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Mobilizing the Masses Gender, Ethnicity, and Class in the Nationalist Movement in Guinea, 1939-1958

ISBN-10: 032507030X
ISBN-13: 9780325070308
Edition: 2004
List price: $47.38
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Description: The Rassemblement Democratique Africain (RDA) led Guinea to independence in 1958, advancing a wave of decolonization that ultimately swept across Africa. Schmidt attributes the RDA's overwhelming success to its ability to form a broad ethnic, class,  More...

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Book details

List price: $47.38
Copyright year: 2004
Publisher: Heinemann
Publication date: 4/21/2005
Binding: Paperback
Pages: 320
Size: 6.10" wide x 9.20" long x 0.88" tall
Weight: 1.320
Language: English

The Rassemblement Democratique Africain (RDA) led Guinea to independence in 1958, advancing a wave of decolonization that ultimately swept across Africa. Schmidt attributes the RDA's overwhelming success to its ability to form a broad ethnic, class, and gender alliance, whose strength lay in its solid support among the non-literate masses. Key to the party's prowess was its focus on groups already engaged in struggle against the state: military veterans, urban workers, peasants, and women. It was their grievances that drove the nationalist agenda and their energies that were harnessed in the struggle for independence. The source of the party's strength was also the root of its greatest weakness. Disputes over ethnicity, class, and gender, and eruptions of ethnically based political violence, were a constant threat to the nationalist movement. Ultimately, it was the RDA's radical base that rejected junior partnership in the French Community, pushing the party leadership to endorse immediate independence. Based on previously unexamined archival records and oral interviews with rank-and-file RDA members, this book reinterprets nationalist history by approaching it from the bottom up. It illuminates the ways in which grassroots activists shaped the movement's vision, objectives, and strategies. The significance of Schmidt's work extends far beyond Guinea. It raises important theoretical and methodological issues that transform our understanding of anti-colonial nationalism in the non-Western world.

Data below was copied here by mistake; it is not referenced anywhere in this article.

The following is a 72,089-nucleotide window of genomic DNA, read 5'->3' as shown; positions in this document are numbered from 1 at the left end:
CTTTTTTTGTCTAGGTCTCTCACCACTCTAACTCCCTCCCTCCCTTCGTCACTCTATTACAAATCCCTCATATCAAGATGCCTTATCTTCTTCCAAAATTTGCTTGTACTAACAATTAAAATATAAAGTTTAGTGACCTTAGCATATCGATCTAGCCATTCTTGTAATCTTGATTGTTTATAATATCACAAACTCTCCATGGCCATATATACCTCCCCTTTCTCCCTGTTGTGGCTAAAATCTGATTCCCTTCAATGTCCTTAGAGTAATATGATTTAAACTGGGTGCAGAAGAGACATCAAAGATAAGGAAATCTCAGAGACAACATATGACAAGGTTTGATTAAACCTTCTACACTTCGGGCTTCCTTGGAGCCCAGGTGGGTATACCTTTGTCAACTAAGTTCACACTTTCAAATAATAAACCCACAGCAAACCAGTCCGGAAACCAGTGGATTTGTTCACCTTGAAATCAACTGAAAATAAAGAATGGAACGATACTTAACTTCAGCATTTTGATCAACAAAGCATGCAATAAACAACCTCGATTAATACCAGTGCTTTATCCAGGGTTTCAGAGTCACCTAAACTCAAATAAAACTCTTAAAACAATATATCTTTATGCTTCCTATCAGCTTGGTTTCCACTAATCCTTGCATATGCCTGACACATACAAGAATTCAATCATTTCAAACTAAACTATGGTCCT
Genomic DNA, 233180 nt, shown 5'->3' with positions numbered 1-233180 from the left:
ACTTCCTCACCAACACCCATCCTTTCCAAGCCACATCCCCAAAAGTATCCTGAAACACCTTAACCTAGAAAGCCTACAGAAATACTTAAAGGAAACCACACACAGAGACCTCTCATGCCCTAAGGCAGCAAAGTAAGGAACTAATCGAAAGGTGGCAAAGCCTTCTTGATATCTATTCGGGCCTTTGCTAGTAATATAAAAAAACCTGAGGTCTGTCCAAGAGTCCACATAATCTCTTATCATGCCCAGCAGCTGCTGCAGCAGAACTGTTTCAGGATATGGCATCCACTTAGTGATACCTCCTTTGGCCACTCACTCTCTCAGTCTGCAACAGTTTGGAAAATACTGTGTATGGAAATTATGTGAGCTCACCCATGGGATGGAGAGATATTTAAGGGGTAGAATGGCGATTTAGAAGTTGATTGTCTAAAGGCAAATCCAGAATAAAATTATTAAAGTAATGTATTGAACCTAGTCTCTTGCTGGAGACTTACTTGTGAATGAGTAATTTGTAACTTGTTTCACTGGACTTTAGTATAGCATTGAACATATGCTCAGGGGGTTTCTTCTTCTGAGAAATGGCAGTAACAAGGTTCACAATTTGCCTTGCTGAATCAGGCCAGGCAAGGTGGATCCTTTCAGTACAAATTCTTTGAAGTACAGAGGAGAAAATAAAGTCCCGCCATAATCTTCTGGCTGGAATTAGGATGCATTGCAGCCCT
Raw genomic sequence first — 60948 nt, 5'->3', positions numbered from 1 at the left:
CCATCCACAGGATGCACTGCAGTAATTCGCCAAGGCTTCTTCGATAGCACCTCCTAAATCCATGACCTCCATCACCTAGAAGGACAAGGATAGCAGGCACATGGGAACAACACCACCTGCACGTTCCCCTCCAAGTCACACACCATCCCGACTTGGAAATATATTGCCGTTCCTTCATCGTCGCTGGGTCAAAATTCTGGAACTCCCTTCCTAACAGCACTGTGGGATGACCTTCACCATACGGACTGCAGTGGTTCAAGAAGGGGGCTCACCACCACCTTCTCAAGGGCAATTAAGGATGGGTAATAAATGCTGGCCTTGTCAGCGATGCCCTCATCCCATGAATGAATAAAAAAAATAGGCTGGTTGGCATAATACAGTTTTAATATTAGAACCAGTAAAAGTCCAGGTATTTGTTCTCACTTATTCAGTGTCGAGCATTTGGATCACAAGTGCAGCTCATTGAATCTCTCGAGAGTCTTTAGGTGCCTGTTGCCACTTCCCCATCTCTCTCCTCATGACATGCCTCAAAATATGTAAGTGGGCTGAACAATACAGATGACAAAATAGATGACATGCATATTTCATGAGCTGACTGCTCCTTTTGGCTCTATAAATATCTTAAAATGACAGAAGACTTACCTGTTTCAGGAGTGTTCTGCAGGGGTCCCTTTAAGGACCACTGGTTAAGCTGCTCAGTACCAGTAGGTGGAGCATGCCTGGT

Elizabeth Schmidt is a contributing editor to the literary magazine Open City and poetry reviewer for the New York Times Book Review.

Introduction History, Culture, and War: The Roots of Guinean Nationalism, 1939-1947
Liberte, Egalite, Fraternite: Military Veterans and the Postwar Nationalist Movement, 1940-1955
The Universal Worker: Organized Labor and Nationalist Mobilization, 1946-1953
Rural Revolt: Popular Resistance to the Colonial Chieftaincy, 1946-1956
Women Take the Lead: Female Emancipation and the Nationalist Movement, 1949-1954
Ethnicity, Class, and Violence: Internal Dissent in the RDA, 1955-1956
Independence Now: The Resurgence of the Left and the Move toward Independence, 1956-1958
Conclusion
Notes
Bibliography
Index

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